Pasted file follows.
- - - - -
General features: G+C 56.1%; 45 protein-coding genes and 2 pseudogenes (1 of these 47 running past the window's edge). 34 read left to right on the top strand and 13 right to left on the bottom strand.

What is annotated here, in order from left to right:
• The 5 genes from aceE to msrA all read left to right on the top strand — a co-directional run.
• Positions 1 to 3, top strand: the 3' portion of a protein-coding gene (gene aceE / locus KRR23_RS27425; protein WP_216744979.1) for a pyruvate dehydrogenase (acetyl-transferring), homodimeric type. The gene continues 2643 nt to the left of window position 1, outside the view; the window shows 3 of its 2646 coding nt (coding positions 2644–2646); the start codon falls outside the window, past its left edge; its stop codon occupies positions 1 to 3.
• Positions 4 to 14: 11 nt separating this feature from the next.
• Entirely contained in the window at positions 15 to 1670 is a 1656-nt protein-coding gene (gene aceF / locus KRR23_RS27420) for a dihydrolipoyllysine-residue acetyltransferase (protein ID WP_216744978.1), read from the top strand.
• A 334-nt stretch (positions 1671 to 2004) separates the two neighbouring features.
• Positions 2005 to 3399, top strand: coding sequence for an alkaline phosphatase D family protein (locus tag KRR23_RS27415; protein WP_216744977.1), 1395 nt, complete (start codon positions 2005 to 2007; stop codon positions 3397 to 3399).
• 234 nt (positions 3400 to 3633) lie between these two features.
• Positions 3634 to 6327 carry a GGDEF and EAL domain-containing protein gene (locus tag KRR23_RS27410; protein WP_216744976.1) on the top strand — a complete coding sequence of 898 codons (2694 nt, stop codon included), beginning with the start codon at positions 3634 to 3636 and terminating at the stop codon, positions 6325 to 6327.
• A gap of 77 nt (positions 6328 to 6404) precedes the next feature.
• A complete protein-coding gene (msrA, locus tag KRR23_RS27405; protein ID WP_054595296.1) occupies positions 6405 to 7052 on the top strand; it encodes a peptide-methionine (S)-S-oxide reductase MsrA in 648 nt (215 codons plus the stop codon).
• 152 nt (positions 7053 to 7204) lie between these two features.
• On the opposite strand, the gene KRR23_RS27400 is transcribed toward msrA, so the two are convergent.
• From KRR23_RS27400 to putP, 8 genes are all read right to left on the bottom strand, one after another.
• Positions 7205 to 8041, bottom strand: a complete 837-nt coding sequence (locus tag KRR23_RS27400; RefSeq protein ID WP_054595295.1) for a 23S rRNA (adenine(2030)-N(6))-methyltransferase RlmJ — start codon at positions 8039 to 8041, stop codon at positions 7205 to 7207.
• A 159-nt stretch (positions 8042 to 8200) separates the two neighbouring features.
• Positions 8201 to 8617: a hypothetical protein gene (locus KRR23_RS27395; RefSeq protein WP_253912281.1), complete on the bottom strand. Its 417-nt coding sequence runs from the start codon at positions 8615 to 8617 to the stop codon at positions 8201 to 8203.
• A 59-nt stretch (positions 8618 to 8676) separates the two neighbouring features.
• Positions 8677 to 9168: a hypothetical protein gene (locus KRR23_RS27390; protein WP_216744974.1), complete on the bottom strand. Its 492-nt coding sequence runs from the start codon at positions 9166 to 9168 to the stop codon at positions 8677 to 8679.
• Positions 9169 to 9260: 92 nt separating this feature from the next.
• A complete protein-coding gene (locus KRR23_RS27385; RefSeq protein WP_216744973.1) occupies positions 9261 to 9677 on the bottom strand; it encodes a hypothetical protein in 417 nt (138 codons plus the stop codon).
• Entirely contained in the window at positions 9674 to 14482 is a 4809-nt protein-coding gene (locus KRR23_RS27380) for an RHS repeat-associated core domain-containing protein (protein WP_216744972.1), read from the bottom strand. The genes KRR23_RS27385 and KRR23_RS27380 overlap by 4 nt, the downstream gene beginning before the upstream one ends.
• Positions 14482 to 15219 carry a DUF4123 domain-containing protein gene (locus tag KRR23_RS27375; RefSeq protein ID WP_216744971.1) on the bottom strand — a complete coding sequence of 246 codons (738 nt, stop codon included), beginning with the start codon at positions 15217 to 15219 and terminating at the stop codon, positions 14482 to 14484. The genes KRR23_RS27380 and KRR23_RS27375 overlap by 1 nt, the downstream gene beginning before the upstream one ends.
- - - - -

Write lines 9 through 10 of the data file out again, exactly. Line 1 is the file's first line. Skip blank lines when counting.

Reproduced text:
• 234 nt (positions 3400 to 3633) lie between these two features.
• Positions 3634 to 6327 carry a GGDEF and EAL domain-containing protein gene (locus tag KRR23_RS27410; protein WP_216744976.1) on the top strand — a complete coding sequence of 898 codons (2694 nt, stop codon included), beginning with the start codon at positions 3634 to 3636 and terminating at the stop codon, positions 6325 to 6327.